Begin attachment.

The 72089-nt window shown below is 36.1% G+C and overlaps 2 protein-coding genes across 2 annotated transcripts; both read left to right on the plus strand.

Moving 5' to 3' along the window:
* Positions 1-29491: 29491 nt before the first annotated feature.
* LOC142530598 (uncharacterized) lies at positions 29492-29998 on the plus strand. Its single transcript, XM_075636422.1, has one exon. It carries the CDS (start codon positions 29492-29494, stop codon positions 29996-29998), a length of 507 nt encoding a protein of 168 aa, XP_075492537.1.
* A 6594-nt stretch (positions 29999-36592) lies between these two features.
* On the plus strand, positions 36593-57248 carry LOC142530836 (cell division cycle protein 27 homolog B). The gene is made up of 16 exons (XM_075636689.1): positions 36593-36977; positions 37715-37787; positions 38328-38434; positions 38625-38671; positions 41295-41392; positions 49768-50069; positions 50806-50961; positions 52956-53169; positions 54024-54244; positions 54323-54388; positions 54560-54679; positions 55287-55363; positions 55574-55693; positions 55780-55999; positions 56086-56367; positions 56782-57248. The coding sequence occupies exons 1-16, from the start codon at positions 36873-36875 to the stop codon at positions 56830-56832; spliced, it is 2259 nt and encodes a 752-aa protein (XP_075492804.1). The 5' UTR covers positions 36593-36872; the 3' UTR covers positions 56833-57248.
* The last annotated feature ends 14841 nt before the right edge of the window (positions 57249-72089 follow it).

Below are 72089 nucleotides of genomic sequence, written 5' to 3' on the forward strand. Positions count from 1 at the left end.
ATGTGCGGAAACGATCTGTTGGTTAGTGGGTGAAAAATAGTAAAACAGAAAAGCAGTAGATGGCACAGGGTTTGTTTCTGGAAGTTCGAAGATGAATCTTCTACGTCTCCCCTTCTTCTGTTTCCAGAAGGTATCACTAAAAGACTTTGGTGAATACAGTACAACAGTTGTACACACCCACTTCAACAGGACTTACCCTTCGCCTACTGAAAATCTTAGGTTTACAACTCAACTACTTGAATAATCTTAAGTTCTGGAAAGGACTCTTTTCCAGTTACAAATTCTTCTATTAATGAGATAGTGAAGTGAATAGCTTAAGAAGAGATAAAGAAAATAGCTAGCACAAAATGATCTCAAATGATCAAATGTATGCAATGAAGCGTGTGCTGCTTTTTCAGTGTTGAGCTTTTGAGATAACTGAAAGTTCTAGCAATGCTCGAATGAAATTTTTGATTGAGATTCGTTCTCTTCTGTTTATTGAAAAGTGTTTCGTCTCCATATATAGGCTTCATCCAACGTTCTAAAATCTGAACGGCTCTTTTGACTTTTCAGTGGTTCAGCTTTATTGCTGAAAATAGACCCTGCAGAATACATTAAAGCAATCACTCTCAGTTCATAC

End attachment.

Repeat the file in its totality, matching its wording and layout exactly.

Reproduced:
The 72089-nt window shown below is 36.1% G+C and overlaps 2 protein-coding genes across 2 annotated transcripts; both read left to right on the plus strand.

Moving 5' to 3' along the window:
* Positions 1-29491: 29491 nt before the first annotated feature.
* LOC142530598 (uncharacterized) lies at positions 29492-29998 on the plus strand. Its single transcript, XM_075636422.1, has one exon. It carries the CDS (start codon positions 29492-29494, stop codon positions 29996-29998), a length of 507 nt encoding a protein of 168 aa, XP_075492537.1.
* A 6594-nt stretch (positions 29999-36592) lies between these two features.
* On the plus strand, positions 36593-57248 carry LOC142530836 (cell division cycle protein 27 homolog B). The gene is made up of 16 exons (XM_075636689.1): positions 36593-36977; positions 37715-37787; positions 38328-38434; positions 38625-38671; positions 41295-41392; positions 49768-50069; positions 50806-50961; positions 52956-53169; positions 54024-54244; positions 54323-54388; positions 54560-54679; positions 55287-55363; positions 55574-55693; positions 55780-55999; positions 56086-56367; positions 56782-57248. The coding sequence occupies exons 1-16, from the start codon at positions 36873-36875 to the stop codon at positions 56830-56832; spliced, it is 2259 nt and encodes a 752-aa protein (XP_075492804.1). The 5' UTR covers positions 36593-36872; the 3' UTR covers positions 56833-57248.
* The last annotated feature ends 14841 nt before the right edge of the window (positions 57249-72089 follow it).

Below are 72089 nucleotides of genomic sequence, written 5' to 3' on the forward strand. Positions count from 1 at the left end.
ATGTGCGGAAACGATCTGTTGGTTAGTGGGTGAAAAATAGTAAAACAGAAAAGCAGTAGATGGCACAGGGTTTGTTTCTGGAAGTTCGAAGATGAATCTTCTACGTCTCCCCTTCTTCTGTTTCCAGAAGGTATCACTAAAAGACTTTGGTGAATACAGTACAACAGTTGTACACACCCACTTCAACAGGACTTACCCTTCGCCTACTGAAAATCTTAGGTTTACAACTCAACTACTTGAATAATCTTAAGTTCTGGAAAGGACTCTTTTCCAGTTACAAATTCTTCTATTAATGAGATAGTGAAGTGAATAGCTTAAGAAGAGATAAAGAAAATAGCTAGCACAAAATGATCTCAAATGATCAAATGTATGCAATGAAGCGTGTGCTGCTTTTTCAGTGTTGAGCTTTTGAGATAACTGAAAGTTCTAGCAATGCTCGAATGAAATTTTTGATTGAGATTCGTTCTCTTCTGTTTATTGAAAAGTGTTTCGTCTCCATATATAGGCTTCATCCAACGTTCTAAAATCTGAACGGCTCTTTTGACTTTTCAGTGGTTCAGCTTTATTGCTGAAAATAGACCCTGCAGAATACATTAAAGCAATCACTCTCAGTTCATAC